Cutting youth unemployment in a digital age
The rapid progress in information and communication technologies has dramatically redefined how people live, work, communicate and learn. These shifts have been accompanied by difficult times for both employers and workers and create pressure on social security systems and institutions. The GES offers a variety of policy solutions.
One very vulnerable group is young people. Youth unemployment is soaring in many countries and, because youngsters become less employable the longer they stay out of work, social problems such as human capital erosion can arise and have a lasting impact on future growth opportunities.
How can we create employment opportunities that make the economy more resilient during times of disruptive change? How do we preserve and increase human capital and improve the match between the supply and demand of skills?
There are several other questions to address, too. Do internet platforms have a role? Should vocational training be stressed? Should job security be graded, and should policies target specific social groups?
These are major questions and the Global Economic Symposium (GES), an annual forum of leaders in policymaking, academia, business and civil society, has identified several innovative approaches as necessary to reduce youth unemployment and the skills mismatch.
To start with, the system of temporary and permanent employment contracts needs to be replaced with a single, open-ended contract with gradually increasing employment protection. Many employers hesitate to hire employees on permanent contracts due to rigid labour market regulations, but prefer to rotate workers in a sequence of fixed-term contracts rather than to upgrade them to permanent contracts. The higher turnover rate becomes detrimental for productivity, while temporary jobs become dead-end jobs instead. Replacing temporary contracts with open-ended ones, in which the level of employment protection increases gradually over time would eliminate this wasteful rotation.
An additional approach identified at the GES would be to improve aspiring business owners' prospects; countries should offer start-up subsidies to unemployed workers. While such policies help to reduce unemployment, their impact is subject to financial and human capital constraints, with many unemployed workers lacking the knowledge, experience or confidence needed to launch a new venture. Therefore, start-up subsidies should be combined with subsidised entrepreneurial apprenticeships.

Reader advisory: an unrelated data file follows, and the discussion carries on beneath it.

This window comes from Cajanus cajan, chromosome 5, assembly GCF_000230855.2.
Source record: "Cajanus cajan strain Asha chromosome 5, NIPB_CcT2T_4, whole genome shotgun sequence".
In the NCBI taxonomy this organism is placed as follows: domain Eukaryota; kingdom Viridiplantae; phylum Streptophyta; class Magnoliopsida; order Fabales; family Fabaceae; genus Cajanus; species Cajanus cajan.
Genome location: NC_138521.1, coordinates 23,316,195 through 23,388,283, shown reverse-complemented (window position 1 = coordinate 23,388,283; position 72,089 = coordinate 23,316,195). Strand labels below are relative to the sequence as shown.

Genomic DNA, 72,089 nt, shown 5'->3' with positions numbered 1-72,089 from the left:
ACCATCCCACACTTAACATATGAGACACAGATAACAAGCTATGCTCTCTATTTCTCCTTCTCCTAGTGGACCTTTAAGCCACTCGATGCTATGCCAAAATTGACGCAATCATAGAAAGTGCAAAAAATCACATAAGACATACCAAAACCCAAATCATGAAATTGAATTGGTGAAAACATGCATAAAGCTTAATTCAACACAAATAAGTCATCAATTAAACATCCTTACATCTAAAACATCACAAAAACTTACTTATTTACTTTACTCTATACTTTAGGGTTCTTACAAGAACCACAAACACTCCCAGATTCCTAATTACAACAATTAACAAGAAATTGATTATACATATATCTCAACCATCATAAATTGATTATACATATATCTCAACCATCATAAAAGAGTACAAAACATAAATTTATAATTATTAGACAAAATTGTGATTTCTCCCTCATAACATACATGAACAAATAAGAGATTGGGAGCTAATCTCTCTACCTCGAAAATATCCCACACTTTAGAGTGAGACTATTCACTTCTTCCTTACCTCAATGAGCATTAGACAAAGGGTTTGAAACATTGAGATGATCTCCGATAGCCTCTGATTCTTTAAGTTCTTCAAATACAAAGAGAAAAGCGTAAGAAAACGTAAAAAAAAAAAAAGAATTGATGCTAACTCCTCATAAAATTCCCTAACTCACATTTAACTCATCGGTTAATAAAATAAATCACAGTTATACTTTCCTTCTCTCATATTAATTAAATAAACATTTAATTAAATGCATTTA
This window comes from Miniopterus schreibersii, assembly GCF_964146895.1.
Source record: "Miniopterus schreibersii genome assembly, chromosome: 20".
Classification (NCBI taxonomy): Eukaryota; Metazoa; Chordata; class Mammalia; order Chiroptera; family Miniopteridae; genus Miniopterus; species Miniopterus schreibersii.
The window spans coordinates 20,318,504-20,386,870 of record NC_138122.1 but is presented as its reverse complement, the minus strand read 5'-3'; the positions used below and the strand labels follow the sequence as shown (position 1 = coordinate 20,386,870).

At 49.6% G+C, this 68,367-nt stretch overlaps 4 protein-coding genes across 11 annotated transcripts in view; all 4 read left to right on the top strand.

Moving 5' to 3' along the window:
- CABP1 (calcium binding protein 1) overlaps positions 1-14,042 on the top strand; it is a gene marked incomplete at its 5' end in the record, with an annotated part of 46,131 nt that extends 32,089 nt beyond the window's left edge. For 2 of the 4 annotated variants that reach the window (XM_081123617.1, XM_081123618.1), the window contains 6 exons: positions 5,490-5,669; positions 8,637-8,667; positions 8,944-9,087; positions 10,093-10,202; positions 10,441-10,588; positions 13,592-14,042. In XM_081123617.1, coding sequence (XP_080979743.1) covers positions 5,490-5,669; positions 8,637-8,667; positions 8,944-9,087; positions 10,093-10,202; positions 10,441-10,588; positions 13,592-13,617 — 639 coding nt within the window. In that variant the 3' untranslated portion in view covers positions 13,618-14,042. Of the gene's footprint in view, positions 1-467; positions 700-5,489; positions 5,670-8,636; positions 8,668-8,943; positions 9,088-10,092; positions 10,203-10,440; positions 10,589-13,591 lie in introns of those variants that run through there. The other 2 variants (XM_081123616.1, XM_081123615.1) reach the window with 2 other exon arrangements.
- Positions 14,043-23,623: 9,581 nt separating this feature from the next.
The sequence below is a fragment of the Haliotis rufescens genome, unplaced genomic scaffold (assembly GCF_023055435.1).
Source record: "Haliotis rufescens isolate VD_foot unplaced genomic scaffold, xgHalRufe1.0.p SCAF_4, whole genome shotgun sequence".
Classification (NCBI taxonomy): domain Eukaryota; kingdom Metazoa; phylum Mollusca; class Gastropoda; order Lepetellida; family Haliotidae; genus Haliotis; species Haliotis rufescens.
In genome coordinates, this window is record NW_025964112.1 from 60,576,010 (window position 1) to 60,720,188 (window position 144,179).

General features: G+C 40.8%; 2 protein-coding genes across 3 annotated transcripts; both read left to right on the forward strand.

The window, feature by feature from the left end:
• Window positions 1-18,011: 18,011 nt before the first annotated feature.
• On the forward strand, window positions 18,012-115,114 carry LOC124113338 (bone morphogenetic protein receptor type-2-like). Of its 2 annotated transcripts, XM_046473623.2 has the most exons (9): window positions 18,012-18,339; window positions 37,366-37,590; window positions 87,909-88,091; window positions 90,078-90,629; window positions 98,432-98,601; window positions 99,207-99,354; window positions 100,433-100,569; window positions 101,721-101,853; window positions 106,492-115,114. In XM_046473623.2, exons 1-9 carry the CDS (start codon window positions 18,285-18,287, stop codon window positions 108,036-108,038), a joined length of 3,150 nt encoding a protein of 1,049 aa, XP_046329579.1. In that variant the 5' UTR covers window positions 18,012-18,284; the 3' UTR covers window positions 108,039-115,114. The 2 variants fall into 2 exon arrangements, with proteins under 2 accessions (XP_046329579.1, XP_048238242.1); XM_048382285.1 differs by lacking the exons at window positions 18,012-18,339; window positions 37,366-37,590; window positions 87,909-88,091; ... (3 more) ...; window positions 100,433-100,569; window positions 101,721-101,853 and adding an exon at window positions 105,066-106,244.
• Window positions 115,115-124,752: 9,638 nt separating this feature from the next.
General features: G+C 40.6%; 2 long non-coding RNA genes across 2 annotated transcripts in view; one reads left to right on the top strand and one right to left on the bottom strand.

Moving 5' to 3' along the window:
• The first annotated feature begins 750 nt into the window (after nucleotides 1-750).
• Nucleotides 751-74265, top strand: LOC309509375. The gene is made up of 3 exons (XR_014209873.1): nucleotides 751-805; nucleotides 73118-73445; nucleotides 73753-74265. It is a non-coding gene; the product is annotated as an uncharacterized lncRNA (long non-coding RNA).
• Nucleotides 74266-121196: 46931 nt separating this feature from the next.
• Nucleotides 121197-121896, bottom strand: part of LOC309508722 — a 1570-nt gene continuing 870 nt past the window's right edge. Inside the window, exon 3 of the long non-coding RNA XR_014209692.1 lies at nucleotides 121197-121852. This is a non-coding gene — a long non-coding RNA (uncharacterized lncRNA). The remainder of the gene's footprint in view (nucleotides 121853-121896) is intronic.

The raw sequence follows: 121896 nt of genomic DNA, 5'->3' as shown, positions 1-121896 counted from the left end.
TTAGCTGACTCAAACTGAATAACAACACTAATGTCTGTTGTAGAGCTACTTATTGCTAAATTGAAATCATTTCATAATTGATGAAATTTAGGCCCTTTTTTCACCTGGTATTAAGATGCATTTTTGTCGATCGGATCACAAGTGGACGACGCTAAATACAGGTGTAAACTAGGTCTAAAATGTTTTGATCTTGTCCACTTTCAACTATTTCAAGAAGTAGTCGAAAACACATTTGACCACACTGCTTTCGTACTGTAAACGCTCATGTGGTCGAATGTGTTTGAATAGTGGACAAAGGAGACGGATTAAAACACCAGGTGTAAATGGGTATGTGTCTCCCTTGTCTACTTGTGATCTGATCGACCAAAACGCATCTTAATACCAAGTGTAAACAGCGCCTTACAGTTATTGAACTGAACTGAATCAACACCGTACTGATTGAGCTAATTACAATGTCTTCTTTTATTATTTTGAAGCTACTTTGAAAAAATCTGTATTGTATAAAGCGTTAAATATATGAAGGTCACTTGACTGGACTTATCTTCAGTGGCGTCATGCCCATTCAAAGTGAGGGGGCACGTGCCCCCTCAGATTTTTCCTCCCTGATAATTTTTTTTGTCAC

The internet offers numerous possibilities, too. It can enable people to become part of the global value chain. Tasks that can be transmitted electronically can be done anywhere in the world. Young people, who are typically comfortable with new technologies, can offer their services to a much larger market. This may be particularly valuable in remote parts of the world.
In the long run a combination of macroeconomic policies, general labour market reforms and targeted policies is needed. As a first step, it is essential to equip students with marketable skills to improve their transition into the labour market. Governments should invest in embedding technology into pedagogical concepts to enable interactive learning experiences.
Technology means much more than closing the “digital divide" by equipping classrooms with computers and providing internet access. It is primarily about how well technology is applied and embedded into pedagogical concepts to enable interactive learning experiences.
Personal learning approaches, teacher professional learning and collaboration should play a critical role in ensuring that new pedagogies and technologies are well designed and implemented. Leaders in education should be recognised and supported as champions of new approaches through incentive programmes. All of this should go hand in hand with targeted investments in research, particularly in such areas as teaching with technology and pedagogical integration of information technology.
Kathrin Kupke, Project Manager, Global Economic Symposium (GES)
@OECD Yearbook 2014